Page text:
The most successful black entrepreneur of the age wants you to know how terrible life has been in racist America. So Oprah Winfrey is using the pages of the September issue of O to drive home the Black Lives Matter message: you are racist and you just can’t help yourself. You were raised in white privilege, and even if you feel bad about the racial injustice that sustains you, there is a price to pay. Get ready to be re-educated, right here in this nice lifestyle magazine you may have enjoyed reading for two decades.

For the first time in its 20-year history, the cover does not present an idealized photograph of a beaming, smartly attired Oprah. Instead it features a digital rendering of Breonna Taylor, the young woman shot to death in a police drug raid on her home in Louisville. The raid appears to be an egregious police blunder and is still being investigated. It’s a great tragedy, and Oprah’s signed editorial is a heartfelt lament. 

Join Jim and Greg for an upbeat Friday edition!  Today, after assessing Joe Biden’s latest live television mess, they welcome the three-phase plan to bring the U.S. economy back to life. They also marvel at the medicinal and practical ways our hospitals are treating COVID-19. And they break down the curious arguments of Dr. Phil and Dr. Oz, both of whom became household names courtesy of Oprah.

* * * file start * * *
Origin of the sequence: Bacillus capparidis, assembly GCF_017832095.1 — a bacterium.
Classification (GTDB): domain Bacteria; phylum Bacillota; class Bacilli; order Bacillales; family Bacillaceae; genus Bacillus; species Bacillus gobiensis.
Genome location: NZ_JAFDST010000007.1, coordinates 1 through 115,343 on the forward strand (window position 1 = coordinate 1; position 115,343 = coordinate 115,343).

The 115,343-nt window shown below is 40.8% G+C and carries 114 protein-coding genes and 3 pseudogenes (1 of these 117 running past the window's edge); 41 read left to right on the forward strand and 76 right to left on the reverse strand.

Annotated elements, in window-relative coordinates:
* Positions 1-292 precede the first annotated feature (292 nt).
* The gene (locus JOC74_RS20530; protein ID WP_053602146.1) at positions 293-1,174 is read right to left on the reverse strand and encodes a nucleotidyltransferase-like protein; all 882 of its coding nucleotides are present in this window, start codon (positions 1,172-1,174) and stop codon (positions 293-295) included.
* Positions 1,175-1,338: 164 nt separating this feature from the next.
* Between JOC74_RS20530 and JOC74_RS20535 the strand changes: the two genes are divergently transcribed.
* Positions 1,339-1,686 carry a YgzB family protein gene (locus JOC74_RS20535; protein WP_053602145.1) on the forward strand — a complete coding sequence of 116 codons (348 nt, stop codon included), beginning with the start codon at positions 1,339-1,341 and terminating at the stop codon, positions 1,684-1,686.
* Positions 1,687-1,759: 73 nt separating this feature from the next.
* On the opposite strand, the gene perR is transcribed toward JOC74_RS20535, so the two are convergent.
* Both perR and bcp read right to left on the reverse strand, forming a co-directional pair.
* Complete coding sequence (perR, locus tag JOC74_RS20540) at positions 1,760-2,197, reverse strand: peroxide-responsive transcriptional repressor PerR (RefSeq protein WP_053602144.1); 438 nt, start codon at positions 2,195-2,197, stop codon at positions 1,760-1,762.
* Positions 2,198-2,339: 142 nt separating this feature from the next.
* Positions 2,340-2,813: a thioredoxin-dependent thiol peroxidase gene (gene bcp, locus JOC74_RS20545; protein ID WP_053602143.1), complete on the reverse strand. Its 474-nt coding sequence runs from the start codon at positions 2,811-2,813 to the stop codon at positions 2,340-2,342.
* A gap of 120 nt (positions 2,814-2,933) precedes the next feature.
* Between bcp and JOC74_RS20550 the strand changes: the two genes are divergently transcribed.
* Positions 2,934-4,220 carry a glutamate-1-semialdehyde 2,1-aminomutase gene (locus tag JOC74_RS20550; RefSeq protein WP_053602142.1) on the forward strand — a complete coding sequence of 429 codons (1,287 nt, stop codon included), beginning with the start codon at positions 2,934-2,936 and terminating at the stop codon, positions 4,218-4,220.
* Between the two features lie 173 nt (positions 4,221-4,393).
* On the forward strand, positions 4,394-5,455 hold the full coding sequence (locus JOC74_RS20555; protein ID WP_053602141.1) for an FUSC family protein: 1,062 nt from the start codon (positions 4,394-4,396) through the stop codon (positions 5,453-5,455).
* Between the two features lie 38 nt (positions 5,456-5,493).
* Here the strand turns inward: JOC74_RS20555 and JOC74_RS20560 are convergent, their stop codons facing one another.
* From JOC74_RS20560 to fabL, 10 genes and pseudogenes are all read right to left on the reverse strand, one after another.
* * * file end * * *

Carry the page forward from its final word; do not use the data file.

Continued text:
Oprah: A Pawn of the Left?

 

Consider the possibility that Oprah Winfrey may actually run for president. There are plenty of reasons why she shouldn’t or wouldn’t, but let me tell you why she might, and why the Right should be concerned. I want to thank Georgi Boorman for her article in The Federalist for inspiring me to explore the following: why we should be worried if Oprah runs for president.

First, Oprah has a huge fan base. They adore her. Unlike Barack Obama, people feel as if they know her, know what kind of person she is, and admire her integrity and directness. I have to admit that I do like and admire Oprah; after all, she overcame huge odds to become one of the most successful people in the world. And she’s likeable and smart, too. Anyway, when people like a celebrity a lot, they will give credence to his or her ideas, and they especially like Oprah because she essentially says to her audience: you can do anything: